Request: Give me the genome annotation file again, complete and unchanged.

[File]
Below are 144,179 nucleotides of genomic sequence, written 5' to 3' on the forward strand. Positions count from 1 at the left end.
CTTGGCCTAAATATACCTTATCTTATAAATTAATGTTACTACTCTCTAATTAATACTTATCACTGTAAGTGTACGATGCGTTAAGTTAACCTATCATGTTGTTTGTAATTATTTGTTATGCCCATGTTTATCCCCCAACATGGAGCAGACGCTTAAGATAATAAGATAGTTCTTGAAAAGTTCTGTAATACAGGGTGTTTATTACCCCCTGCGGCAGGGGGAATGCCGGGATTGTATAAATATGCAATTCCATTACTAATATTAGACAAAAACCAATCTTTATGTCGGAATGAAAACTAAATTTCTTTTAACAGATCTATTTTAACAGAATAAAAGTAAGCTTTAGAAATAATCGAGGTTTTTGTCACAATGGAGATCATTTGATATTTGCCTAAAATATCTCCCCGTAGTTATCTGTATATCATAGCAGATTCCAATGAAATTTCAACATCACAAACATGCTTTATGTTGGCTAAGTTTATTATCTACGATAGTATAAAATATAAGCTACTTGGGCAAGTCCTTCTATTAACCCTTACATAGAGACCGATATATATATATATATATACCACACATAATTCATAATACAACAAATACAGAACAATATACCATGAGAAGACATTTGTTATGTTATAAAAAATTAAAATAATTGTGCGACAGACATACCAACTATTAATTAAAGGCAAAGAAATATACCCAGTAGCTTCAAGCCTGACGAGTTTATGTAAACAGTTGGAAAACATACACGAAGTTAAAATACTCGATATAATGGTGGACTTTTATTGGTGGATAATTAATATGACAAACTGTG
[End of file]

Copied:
Below are 144,179 nucleotides of genomic sequence, written 5' to 3' on the forward strand. Positions count from 1 at the left end.
CTTGGCCTAAATATACCTTATCTTATAAATTAATGTTACTACTCTCTAATTAATACTTATCACTGTAAGTGTACGATGCGTTAAGTTAACCTATCATGTTGTTTGTAATTATTTGTTATGCCCATGTTTATCCCCCAACATGGAGCAGACGCTTAAGATAATAAGATAGTTCTTGAAAAGTTCTGTAATACAGGGTGTTTATTACCCCCTGCGGCAGGGGGAATGCCGGGATTGTATAAATATGCAATTCCATTACTAATATTAGACAAAAACCAATCTTTATGTCGGAATGAAAACTAAATTTCTTTTAACAGATCTATTTTAACAGAATAAAAGTAAGCTTTAGAAATAATCGAGGTTTTTGTCACAATGGAGATCATTTGATATTTGCCTAAAATATCTCCCCGTAGTTATCTGTATATCATAGCAGATTCCAATGAAATTTCAACATCACAAACATGCTTTATGTTGGCTAAGTTTATTATCTACGATAGTATAAAATATAAGCTACTTGGGCAAGTCCTTCTATTAACCCTTACATAGAGACCGATATATATATATATATATACCACACATAATTCATAATACAACAAATACAGAACAATATACCATGAGAAGACATTTGTTATGTTATAAAAAATTAAAATAATTGTGCGACAGACATACCAACTATTAATTAAAGGCAAAGAAATATACCCAGTAGCTTCAAGCCTGACGAGTTTATGTAAACAGTTGGAAAACATACACGAAGTTAAAATACTCGATATAATGGTGGACTTTTATTGGTGGATAATTAATATGACAAACTGTG